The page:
Pilgrimpace's Blog

something understood: pilgrimage
April 25, 2018, 6:46 am
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This BBC Radio 4 Programme is well worth listening if you can:



Dr Rowan Williams, the Master of Magdalene College Cambridge, sets out to discover the true meaning and purpose of pilgrimage. He reveals that it’s not so much a physical journey, but more of an internal searchwhich realises the destination was not so far from where we started.

Rowan explains, “Pilgrimage prepares us for death simply by reminding us that we are not, to quote one of Iris Murdoch’s novels, “that buzzing, blooming confusion” we carry around with us, the anxious, ambitious, defensive, greedy self we have constructed, which panics at the idea of loss or helplessness. We are held in a patient and generous truth, new every moment. We can dismiss the worrying over whether we deserve love or peace or homecoming. We are already there.”

In the company of John Bunyan’s Christian, we travel through Jerusalem and Santiago accompanied by a 14th Century English writer from Nottinghamshire, Walter Hilton, and the insights of TS Eliot and the Muslim poet Rumi. Music from Maddy Prior, Monteverdi and Wagner assist our journey to its conclusion, with another of Bunyan’s heroes, Mr Valiant-for-Truth, as he is summoned to cross the river.

Anna Akhmatova
January 18, 2018, 3:31 pm
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There is an excellent In Our Time BBC Radio programme on the Russian poet Anna Akhmatova that you can listen to here.  By coincidence, I am slowly reading her Collected Poems at the moment.  Strongly recommended.


advent calendar 8
December 15, 2016, 8:11 pm
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If you can listen to Radio 4 and Radio 4 Extra this week, there are some gems:

Robert Louis Stevenson’s Travels with a Donkey

Richard Holmes’ The Long Pursuit (which reminded me of the fantastic chapter in Footsteps where he follows RLS and Modestine)

and Babette’s Feast.

Apart from The Box of Delights, what more could you want in the third week of Advent?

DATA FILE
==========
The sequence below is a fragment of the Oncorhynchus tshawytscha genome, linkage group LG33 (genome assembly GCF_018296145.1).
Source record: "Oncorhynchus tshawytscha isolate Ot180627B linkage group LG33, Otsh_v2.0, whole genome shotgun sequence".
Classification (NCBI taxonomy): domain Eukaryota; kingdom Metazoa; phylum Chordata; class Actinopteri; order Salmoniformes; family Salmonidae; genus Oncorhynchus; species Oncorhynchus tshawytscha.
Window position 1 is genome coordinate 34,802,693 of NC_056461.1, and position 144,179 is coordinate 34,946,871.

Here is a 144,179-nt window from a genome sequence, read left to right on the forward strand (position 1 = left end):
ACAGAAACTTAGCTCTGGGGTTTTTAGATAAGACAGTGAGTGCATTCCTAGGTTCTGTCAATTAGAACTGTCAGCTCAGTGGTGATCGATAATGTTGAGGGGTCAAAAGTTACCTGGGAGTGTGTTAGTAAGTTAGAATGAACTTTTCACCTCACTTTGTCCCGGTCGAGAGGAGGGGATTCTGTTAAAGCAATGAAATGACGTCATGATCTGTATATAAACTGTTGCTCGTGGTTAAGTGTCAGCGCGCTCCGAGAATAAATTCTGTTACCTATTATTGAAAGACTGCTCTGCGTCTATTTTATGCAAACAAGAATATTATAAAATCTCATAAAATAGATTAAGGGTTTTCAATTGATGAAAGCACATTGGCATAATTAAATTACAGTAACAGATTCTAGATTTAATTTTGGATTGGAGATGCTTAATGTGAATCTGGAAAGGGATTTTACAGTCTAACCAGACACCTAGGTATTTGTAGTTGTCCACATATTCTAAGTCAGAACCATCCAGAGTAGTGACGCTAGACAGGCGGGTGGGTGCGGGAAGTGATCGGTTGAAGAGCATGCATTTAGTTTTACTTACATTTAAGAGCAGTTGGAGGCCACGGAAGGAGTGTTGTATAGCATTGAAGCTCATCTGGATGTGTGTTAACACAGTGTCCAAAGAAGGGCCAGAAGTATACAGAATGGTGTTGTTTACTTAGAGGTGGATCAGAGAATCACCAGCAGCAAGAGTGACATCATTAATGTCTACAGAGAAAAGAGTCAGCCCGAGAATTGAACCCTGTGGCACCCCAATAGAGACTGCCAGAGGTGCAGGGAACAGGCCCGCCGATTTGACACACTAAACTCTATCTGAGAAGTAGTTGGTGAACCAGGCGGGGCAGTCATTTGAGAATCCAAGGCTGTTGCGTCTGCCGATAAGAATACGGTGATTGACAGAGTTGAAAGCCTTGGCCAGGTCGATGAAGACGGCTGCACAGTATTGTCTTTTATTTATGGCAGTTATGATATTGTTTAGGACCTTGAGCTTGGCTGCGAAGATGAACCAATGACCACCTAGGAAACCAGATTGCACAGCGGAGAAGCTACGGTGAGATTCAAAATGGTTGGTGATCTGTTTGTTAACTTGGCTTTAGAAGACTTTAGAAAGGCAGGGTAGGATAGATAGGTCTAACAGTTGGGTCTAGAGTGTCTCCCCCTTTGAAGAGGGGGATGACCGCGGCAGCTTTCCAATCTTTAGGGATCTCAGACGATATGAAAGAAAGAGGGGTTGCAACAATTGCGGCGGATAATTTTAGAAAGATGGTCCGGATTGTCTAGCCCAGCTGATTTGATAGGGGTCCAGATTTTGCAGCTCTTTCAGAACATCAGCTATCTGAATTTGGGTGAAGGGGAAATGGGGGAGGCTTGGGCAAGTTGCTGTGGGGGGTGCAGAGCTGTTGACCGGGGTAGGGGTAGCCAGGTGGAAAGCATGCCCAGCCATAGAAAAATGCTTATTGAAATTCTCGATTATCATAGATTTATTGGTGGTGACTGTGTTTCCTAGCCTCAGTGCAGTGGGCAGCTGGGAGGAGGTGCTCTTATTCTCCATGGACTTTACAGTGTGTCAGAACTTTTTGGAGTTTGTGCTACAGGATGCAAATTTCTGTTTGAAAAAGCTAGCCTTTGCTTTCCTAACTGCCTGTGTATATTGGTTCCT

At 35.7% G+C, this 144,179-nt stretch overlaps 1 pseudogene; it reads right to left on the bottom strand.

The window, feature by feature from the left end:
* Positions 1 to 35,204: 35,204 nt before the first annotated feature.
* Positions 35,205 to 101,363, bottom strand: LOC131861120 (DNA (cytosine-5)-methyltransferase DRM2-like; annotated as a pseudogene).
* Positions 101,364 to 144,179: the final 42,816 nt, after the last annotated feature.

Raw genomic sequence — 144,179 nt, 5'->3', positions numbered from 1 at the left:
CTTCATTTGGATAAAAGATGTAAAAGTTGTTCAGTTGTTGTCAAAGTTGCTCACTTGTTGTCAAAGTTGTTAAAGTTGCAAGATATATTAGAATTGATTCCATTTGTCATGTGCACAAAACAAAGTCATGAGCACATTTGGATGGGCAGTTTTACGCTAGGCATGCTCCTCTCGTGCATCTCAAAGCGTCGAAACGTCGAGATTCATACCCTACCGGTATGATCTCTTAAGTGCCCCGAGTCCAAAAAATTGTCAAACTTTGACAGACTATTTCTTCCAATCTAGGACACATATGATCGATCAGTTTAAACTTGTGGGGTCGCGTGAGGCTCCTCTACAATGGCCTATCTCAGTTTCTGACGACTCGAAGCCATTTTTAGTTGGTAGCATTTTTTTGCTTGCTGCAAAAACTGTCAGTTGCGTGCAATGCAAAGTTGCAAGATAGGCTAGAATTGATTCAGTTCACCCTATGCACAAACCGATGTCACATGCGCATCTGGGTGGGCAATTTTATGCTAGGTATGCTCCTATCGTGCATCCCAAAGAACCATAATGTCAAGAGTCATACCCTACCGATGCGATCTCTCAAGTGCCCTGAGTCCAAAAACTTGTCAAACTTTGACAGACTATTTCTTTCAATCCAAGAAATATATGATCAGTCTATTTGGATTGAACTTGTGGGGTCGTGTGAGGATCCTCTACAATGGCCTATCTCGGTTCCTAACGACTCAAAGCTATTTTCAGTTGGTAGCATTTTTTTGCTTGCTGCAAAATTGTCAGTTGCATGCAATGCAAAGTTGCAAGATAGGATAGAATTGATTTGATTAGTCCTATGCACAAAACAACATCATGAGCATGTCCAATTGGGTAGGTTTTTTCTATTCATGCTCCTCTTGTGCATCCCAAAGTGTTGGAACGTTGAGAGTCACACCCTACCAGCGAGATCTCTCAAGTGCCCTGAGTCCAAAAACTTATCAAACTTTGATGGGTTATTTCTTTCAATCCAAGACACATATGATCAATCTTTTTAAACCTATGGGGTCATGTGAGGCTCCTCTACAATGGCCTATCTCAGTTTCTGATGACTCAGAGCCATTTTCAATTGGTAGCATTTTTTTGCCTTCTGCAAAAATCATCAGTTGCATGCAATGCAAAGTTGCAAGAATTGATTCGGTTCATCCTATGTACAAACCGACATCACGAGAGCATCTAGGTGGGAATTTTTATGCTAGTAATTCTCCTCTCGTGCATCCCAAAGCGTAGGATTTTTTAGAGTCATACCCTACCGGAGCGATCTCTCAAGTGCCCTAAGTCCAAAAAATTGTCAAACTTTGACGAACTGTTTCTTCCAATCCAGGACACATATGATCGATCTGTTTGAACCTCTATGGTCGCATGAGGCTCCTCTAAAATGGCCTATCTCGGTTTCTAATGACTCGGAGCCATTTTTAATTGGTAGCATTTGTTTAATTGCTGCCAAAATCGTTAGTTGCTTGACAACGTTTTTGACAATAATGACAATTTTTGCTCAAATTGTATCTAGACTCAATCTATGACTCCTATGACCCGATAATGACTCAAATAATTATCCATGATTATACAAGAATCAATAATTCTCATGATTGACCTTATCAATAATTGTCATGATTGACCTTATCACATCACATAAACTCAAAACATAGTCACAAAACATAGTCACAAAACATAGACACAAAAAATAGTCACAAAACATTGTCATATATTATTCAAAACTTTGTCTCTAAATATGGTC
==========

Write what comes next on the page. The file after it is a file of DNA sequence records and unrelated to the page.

good things
August 29, 2016, 3:48 pm
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I hadn’t intended to post again for a while, but I have stumbled upon this excellent programme on Pilgrimage from BBC Radio 3’s Words and Music.  Well worth listening to if you can.  Got me even more in the mood.  Tara a bit.


the pilgrim industry
August 6, 2015, 10:00 am
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There’s an excellent repeat of the BBC Radio comedy The Leopard in Autumn which you can listen again to here.  While it doesn’t feature the Head of John the Baptist as a boy, it tells us a great deal that rings true about the medieval pilgrim industry.

That all said, I am a pilgrim.  I am happy finding holiness in places like those three coffins in the Crypt of Santiago Cathedral.

the man of the mani
June 23, 2015, 1:20 pm
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There was a very good radio programme about Patrick Leigh Fermor and the Mani on Radio 4 yesterday.  You can listen to it here.  Definitely worth it.  It’s made me want to pick his books off the shelf again.


nature writing – 3
April 21, 2015, 1:00 pm
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I am very grateful to Margaret for suggesting I listen to James Rebanks’ The Shepherd’s Life on Radio 4. (You can Listen Again here)

Rumanian Shepherd, photo from Wikipedia Commons

Rumanian Shepherd, photo from Wikipedia Commons

I am taken by this sentence near the beginning:

“How come the story of our landscape wasn’t about us?”

advent journey – a christmas carol
December 21, 2014, 9:51 am
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There was a real treat on the radio yesterday afternoon with an excellent adaptation of A Christmas Carol.  If you can get BBC Radio Player you can listen to it here for the next month.


Dickens is one of my favourite authors and this wonderful short tale of the conversion of Ebenezer Scrooge – by supernatural means (or is it undigested mustard or gravy?) – from Malthusian miserableness to happy generosity is a Christmas classic.  He realises how connected he actually is to other people.

It was of course a biting critique of many of those with power in 1840’s Britain.  Bernadette Meaden writes about how A Christmas Carol speaks to contemporary Britain on Ekklesia here.  The challenge for us is to allow our hearts to be expanded in love so that we make a practical difference in terms of solidarity with those in most need.  This obviously needs to go beyond the actions of individuals to a change in the priorities and structures of our society.